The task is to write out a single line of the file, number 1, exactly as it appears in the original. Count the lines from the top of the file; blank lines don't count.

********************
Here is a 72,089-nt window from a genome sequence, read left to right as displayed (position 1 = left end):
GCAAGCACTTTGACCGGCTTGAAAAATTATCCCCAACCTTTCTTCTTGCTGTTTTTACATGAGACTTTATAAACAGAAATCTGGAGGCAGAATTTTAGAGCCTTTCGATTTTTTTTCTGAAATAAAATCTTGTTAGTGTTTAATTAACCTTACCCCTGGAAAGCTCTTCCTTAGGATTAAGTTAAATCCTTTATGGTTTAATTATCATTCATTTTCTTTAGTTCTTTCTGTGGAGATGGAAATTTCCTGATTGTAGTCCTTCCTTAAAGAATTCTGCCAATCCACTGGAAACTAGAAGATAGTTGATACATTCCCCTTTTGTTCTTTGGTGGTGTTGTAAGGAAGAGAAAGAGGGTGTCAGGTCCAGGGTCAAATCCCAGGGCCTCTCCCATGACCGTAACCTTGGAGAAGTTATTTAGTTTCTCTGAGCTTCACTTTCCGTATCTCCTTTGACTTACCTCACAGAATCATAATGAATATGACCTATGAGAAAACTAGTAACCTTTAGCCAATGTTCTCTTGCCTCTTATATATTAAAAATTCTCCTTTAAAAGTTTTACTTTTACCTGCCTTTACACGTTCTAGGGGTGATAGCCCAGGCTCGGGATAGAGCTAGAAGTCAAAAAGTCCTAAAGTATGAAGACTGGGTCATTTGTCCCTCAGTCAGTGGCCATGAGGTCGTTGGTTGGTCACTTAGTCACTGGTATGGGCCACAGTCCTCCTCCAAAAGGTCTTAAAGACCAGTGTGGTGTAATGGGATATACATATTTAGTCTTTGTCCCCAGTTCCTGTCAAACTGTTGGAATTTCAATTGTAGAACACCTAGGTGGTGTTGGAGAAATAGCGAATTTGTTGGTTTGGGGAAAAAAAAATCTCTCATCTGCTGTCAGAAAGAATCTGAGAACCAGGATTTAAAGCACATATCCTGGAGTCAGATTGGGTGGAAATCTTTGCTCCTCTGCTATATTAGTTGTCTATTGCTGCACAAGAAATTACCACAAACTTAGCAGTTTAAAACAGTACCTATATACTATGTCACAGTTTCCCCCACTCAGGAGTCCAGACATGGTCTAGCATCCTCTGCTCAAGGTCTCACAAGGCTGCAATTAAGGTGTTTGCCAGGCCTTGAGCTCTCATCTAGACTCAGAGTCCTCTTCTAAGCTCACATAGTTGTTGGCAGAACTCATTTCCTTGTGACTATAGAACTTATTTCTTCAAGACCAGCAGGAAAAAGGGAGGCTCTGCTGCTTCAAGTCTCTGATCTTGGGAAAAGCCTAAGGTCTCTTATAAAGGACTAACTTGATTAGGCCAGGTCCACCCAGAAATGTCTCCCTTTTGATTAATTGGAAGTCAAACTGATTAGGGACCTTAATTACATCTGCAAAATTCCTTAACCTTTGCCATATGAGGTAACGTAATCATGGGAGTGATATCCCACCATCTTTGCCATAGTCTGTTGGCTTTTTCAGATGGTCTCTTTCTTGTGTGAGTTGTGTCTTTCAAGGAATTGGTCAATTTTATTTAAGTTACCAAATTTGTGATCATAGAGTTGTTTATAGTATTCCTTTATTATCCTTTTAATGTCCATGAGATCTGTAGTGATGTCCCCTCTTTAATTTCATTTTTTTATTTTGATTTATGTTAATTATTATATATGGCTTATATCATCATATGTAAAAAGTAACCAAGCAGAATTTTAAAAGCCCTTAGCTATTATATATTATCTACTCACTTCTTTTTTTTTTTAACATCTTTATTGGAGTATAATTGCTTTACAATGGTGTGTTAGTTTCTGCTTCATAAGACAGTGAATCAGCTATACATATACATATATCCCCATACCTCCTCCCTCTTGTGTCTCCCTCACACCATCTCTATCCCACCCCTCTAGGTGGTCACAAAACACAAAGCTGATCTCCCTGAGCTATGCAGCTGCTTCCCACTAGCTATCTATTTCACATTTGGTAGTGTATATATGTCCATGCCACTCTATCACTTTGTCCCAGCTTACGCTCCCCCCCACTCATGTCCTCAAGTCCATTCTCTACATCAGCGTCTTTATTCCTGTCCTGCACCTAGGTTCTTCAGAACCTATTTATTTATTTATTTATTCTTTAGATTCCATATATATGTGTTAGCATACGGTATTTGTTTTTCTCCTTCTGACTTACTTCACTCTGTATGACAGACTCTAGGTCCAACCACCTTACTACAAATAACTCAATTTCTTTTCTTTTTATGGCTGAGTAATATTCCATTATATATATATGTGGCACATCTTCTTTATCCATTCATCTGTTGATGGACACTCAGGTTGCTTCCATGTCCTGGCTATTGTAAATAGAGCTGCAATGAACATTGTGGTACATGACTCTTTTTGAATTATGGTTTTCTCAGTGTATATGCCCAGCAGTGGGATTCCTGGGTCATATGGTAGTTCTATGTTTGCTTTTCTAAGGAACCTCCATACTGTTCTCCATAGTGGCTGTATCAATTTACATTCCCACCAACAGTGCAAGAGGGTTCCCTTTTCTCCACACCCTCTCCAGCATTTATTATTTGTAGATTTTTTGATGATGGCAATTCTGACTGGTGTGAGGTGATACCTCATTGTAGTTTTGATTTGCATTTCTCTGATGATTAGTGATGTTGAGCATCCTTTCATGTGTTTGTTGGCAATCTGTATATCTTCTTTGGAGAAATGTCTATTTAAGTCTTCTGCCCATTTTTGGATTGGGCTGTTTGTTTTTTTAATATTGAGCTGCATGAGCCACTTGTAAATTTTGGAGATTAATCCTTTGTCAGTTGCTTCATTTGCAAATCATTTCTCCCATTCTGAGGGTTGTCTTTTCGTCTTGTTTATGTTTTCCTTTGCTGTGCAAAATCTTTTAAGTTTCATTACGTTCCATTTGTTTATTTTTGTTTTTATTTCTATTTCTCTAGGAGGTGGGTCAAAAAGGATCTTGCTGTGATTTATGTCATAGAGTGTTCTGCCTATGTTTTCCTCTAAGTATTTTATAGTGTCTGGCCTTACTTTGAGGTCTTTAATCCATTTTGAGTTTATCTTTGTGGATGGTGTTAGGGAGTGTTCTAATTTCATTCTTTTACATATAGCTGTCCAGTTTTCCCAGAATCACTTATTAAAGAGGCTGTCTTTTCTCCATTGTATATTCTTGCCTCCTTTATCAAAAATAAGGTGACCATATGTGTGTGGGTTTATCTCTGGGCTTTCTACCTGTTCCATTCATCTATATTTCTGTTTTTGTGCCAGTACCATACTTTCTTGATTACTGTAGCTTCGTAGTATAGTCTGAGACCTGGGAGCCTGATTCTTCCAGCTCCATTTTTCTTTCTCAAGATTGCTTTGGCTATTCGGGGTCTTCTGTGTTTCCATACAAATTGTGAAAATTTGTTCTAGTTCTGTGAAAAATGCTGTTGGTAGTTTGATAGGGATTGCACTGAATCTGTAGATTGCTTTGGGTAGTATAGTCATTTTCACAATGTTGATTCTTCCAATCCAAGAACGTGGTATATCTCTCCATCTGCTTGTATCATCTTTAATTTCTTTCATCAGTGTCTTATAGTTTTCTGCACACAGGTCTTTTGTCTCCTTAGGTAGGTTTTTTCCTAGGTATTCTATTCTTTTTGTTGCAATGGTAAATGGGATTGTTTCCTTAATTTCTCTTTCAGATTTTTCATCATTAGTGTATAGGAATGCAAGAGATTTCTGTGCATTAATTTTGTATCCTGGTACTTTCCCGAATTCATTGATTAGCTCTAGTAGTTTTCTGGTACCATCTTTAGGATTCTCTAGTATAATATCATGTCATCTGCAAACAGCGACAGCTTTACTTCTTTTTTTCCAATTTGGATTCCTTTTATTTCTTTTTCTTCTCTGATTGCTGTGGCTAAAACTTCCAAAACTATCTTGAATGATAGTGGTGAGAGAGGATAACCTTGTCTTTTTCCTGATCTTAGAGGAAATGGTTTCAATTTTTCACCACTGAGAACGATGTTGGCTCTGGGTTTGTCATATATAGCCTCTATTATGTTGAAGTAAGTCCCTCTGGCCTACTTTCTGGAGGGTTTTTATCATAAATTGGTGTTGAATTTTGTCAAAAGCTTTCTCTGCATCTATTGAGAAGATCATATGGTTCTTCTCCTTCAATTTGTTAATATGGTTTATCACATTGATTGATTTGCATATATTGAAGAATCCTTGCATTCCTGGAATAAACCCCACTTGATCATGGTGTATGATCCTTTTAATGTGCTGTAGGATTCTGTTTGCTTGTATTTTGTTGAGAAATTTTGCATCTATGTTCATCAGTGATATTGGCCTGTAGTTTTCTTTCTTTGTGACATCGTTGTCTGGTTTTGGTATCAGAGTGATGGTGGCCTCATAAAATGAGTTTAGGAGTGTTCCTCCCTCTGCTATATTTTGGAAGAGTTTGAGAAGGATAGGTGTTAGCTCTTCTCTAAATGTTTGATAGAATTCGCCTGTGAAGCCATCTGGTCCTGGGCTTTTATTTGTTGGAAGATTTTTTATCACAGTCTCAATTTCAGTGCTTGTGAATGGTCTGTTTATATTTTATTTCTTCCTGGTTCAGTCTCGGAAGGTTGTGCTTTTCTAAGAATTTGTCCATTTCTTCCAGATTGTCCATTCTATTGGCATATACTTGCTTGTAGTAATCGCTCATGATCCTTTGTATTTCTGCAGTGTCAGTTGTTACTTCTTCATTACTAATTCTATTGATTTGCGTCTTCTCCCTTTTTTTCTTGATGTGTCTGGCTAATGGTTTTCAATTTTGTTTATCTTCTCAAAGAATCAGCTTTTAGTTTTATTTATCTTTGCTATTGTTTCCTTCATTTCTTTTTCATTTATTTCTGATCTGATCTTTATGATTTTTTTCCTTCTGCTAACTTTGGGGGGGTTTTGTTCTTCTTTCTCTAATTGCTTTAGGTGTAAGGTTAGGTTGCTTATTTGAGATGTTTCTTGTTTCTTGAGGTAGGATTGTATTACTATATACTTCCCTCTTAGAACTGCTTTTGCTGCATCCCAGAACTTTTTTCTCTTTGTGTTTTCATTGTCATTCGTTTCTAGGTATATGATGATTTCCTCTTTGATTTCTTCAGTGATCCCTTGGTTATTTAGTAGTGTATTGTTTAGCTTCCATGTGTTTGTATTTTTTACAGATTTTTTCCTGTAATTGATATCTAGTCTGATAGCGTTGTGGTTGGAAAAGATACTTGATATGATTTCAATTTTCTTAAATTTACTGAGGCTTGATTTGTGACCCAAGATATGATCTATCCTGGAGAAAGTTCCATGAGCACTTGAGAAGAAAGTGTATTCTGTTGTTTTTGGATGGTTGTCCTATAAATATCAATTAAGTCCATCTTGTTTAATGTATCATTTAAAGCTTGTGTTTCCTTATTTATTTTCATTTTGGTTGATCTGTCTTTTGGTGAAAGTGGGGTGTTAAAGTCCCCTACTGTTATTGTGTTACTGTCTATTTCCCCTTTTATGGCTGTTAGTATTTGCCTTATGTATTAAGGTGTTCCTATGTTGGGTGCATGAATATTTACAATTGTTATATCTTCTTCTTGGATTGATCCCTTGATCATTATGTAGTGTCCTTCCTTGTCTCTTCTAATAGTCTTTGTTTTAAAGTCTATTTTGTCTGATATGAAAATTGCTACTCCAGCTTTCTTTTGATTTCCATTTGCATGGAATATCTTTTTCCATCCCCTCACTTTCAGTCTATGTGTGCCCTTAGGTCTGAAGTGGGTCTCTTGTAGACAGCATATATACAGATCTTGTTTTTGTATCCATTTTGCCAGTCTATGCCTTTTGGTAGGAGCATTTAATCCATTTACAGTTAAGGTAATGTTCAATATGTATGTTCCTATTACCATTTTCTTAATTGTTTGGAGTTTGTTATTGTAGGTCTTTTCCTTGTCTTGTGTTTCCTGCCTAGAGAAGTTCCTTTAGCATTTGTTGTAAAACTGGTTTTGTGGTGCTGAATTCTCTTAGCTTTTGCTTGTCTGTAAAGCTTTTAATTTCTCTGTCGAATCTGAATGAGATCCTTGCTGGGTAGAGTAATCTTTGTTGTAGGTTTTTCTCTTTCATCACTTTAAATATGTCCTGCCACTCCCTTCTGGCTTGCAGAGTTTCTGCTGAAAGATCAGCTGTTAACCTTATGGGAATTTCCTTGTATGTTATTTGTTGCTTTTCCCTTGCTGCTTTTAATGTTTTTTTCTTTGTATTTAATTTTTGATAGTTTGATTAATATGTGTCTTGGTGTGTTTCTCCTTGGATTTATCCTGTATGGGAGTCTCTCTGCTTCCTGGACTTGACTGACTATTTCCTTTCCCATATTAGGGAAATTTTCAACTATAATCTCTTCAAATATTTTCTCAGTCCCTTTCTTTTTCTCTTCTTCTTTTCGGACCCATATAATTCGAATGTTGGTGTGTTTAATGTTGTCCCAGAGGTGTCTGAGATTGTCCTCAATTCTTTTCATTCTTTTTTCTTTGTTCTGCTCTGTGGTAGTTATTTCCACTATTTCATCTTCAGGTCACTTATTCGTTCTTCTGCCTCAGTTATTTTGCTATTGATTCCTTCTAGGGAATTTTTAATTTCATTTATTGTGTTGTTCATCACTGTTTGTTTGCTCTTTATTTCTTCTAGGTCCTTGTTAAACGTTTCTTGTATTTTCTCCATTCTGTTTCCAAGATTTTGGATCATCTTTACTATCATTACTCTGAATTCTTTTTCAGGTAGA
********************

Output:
Here is a 72,089-nt window from a genome sequence, read left to right as displayed (position 1 = left end):